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Arab-Israeli Dispute Discussed in Washington

Apr. 14, 1964 - King Hussein of Jordan (left) tonight ruled out the possibility of an international compromise on the Arab-Israeli dispute over Israel’s plan to divert waters from the Jordan River. Arriving in Washington as a representative of the Arab world and the first Arab leader to visit President Johnson since the President took office last November, King Hussein said at a news conference that it was “too late” to revive an American plan to map out a formula for the division of the Jordan waters. The 28-year-old monarch was reported to have taken the same position in his first round of private talks with President Johnson at the White House today. The two leaders will meet again tomorrow.

Israel’s Arab neighbors have been disturbed about Israel’s plans to divert about 150 million cubic meters of water from the Jordan River system at the Sea of Galilee this spring to irrigate lands in the Negev desert. King Hussein said Arab nations considered the Israeli development project “a violation of the international law and an act which hits at the stability of the area.”

At a January conference in Cairo, officials of 13 Arab nations decided not to oppose Israel’s plans to tap the Jordan River by force, but to dam two of the Jordan’s tributaries rising in Arab lands in order to prevent Israel from ever getting the water. The Johnson Administration is known to look with some disfavor on these plans.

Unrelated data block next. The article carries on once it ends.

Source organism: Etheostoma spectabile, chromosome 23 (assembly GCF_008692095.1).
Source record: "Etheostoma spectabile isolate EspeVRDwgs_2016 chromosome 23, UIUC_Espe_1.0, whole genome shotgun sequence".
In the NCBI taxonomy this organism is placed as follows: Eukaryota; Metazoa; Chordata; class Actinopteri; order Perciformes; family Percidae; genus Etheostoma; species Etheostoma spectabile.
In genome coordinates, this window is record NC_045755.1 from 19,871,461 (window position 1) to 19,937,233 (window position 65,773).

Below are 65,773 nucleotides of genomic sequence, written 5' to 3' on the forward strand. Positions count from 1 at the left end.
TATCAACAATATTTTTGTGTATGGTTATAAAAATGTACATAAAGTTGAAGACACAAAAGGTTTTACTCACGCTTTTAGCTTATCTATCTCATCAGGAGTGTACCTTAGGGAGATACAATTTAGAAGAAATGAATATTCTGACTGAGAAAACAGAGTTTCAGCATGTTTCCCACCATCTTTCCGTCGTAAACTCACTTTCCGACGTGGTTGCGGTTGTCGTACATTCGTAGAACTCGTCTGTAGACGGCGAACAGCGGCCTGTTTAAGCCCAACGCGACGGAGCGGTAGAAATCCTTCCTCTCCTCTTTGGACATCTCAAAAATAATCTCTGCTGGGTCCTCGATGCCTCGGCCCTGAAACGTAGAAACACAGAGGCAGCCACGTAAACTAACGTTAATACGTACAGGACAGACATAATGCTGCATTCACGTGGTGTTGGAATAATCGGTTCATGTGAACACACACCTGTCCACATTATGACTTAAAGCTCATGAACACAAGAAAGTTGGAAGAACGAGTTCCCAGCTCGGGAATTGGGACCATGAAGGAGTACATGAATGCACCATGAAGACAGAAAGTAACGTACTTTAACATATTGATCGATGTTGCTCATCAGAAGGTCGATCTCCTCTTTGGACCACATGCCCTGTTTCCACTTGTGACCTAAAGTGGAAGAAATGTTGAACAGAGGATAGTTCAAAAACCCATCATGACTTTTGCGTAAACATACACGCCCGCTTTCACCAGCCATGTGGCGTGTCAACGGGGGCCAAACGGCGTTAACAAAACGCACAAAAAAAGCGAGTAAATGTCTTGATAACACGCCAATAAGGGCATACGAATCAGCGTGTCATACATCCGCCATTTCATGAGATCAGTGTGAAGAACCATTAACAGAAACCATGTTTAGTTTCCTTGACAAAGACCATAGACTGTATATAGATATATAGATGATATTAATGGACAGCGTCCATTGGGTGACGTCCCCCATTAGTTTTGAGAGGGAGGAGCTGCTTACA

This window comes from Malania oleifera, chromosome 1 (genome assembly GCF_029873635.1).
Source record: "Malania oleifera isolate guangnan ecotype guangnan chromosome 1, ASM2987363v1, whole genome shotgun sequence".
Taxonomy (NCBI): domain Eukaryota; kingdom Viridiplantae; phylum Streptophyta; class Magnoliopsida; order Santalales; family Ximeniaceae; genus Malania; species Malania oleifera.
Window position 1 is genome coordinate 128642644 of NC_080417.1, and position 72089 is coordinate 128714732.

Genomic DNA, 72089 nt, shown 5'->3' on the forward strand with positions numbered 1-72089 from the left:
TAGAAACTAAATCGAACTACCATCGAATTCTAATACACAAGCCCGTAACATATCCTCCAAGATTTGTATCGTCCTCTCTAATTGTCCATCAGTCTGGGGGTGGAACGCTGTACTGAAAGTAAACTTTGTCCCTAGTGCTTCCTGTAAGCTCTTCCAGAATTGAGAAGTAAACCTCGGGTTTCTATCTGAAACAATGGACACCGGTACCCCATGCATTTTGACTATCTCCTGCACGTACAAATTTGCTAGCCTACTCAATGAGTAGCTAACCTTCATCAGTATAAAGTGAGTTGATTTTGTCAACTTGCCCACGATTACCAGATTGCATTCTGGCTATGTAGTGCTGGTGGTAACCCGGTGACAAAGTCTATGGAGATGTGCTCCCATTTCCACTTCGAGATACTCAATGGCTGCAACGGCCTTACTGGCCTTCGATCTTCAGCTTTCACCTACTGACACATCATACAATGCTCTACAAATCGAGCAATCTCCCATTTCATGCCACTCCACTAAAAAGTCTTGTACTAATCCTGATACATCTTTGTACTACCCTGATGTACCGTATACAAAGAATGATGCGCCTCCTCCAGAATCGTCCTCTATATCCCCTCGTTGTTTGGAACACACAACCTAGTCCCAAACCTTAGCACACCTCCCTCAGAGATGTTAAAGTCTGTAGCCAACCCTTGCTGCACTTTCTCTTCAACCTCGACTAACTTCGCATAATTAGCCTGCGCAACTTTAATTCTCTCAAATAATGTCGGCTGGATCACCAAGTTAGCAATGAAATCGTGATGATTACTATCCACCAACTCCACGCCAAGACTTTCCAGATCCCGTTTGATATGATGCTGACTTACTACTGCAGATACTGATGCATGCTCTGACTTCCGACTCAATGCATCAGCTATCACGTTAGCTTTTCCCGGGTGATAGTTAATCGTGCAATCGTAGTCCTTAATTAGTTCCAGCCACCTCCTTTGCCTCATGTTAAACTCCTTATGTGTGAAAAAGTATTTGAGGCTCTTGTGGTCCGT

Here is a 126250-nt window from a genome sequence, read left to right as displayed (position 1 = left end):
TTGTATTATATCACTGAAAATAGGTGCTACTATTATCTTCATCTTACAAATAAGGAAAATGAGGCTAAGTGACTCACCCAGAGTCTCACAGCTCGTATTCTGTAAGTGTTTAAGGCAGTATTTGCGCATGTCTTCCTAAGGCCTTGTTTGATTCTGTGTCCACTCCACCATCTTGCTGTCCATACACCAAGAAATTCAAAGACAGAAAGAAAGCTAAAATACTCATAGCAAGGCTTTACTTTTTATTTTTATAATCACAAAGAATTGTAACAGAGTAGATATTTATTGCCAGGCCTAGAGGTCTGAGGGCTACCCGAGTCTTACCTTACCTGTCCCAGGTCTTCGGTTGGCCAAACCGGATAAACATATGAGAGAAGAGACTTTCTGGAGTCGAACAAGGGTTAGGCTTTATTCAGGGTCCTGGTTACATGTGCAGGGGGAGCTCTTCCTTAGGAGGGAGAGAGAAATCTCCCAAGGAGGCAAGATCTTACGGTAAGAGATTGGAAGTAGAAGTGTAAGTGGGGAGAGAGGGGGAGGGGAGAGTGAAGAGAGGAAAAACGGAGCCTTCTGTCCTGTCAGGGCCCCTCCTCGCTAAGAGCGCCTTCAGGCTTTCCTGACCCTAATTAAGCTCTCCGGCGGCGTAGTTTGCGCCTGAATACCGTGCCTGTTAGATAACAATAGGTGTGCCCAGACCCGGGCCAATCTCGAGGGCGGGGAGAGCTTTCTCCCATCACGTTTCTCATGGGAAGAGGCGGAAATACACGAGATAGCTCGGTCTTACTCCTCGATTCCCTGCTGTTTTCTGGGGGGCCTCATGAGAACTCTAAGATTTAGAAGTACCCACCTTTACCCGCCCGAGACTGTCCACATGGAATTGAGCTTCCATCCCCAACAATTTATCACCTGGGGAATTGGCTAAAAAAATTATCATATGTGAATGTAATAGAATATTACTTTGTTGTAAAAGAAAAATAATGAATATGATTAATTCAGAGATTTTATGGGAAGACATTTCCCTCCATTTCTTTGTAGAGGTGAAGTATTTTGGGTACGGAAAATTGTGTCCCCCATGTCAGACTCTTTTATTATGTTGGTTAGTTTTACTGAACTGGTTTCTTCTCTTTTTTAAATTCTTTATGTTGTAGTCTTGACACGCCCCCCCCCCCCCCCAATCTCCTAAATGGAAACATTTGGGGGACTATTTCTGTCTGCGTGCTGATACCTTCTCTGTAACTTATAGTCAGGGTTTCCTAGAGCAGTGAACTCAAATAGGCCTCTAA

President Johnson was understood to have reaffirmed the United States’ support for a plan advanced in 1953 by the later Eric Johnson that called for the Arab nations to get 60% of the Jordan’s waters and Israel to get 40%.

At a black-tie dinner given in the King’s honor by President and Mrs. Johnson, King Hussein, who is known as a jazz fan, was treated to some modern jazz by the Dave Brubeck Quartet. The guests were also invited to dance to the Air Force’s Strolling Strings in the Blue Room of the White House.



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